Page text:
Health versus economy is now the classic dilemma for politicians. If you close everything, the economy will be a disaster and people will starve or lose jobs. But if you don’t, the virus is there.
In our region, 40 percent of the Arab world’s population, 161 million people, are facing extreme poverty. This is exacerbated by Covid, but Covid is not the issue; the issue is poor governance and the lack of intra-independence. How can you empower a population and enable it for citizenship in the absence of a recognition of regional commons and in the midst of multiple struggles between both great and regional power interests in, for example, Yemen, Libya, Syria?
What is your vision for the world at this moment?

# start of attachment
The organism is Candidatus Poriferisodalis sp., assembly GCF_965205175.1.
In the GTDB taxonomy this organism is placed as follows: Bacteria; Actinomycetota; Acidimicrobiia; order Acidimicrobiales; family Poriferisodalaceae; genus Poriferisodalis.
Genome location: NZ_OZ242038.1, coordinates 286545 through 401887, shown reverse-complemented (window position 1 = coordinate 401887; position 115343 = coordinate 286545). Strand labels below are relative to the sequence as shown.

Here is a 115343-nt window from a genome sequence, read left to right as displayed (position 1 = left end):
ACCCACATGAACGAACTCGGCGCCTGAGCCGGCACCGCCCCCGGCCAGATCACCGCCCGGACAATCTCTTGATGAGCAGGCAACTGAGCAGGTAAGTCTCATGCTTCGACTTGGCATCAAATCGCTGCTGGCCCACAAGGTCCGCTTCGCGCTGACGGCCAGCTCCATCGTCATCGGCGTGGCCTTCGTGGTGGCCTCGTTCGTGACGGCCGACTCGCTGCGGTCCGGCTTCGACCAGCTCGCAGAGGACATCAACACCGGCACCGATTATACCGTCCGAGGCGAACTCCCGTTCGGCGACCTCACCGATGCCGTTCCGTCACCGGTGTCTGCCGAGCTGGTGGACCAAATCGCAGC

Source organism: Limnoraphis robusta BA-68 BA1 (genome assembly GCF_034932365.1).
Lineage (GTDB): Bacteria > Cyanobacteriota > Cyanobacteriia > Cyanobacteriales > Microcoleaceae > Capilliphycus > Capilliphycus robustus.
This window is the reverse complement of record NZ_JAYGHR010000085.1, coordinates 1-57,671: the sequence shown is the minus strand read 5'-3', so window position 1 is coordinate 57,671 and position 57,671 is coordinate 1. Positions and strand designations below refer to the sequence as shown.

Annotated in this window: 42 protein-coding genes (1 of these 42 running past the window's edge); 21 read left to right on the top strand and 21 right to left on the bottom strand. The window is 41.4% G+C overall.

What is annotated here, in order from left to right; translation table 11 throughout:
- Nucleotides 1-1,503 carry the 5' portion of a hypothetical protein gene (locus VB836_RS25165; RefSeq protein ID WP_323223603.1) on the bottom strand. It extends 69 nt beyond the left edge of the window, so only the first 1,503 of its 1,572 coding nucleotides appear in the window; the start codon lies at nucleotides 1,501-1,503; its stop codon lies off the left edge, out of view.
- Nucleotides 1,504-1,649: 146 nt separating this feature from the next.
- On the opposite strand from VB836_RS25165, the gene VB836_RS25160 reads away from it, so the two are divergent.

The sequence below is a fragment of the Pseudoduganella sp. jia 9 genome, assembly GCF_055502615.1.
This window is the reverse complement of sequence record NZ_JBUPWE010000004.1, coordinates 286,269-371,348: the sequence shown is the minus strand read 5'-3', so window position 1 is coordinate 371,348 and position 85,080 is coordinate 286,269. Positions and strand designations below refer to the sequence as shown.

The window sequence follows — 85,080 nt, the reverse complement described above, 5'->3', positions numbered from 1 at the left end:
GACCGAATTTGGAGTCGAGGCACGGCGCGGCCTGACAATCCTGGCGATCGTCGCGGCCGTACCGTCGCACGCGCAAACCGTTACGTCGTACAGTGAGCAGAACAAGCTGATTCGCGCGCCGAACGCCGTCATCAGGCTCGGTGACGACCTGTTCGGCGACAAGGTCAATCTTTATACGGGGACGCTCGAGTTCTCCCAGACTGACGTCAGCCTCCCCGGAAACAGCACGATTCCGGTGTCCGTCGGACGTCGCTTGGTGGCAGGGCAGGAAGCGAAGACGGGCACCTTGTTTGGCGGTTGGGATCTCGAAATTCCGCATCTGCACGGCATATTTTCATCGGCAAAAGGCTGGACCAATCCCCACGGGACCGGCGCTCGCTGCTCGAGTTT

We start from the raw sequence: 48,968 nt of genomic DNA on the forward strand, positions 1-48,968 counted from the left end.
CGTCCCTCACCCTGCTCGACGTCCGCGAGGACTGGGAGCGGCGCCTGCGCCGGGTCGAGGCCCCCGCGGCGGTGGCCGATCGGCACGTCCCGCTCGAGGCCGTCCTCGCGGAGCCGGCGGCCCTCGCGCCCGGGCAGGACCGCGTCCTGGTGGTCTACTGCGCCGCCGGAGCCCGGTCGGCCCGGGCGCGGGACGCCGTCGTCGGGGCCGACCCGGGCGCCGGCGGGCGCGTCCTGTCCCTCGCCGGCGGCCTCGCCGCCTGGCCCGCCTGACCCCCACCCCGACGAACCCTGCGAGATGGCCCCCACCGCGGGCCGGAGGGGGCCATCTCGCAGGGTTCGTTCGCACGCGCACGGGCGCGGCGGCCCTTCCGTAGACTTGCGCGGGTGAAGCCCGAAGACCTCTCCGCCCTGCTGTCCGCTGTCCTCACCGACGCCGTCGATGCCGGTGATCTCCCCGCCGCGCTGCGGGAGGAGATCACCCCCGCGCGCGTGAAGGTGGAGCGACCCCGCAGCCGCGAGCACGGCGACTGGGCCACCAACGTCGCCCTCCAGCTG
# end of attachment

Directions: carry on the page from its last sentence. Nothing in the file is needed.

It all boils down to the question of: How do we move from humiliation to human dignity? How do we develop a sense that we are consciously taking a choice, but that choice is not between lives and livelihoods? We want to create a balance between lives and livelihoods, and, as far as Jordan is concerned, we have made a beginning.
There is a Jordanian ethic or steadfastness which does not involve reaching for the Kalashnikov, but cooperation, locally and regionally.
What would you like to say to conclude?
One can only hope that we have done something useful for future generations, and that they won’t think too harshly of us. We all have grandchildren and children, and I hope that in public life we have not just made a bêtise out of our conversation, but rather contributed, God knows, in a very draining manner of ourselves for them.
October 15th, 2020.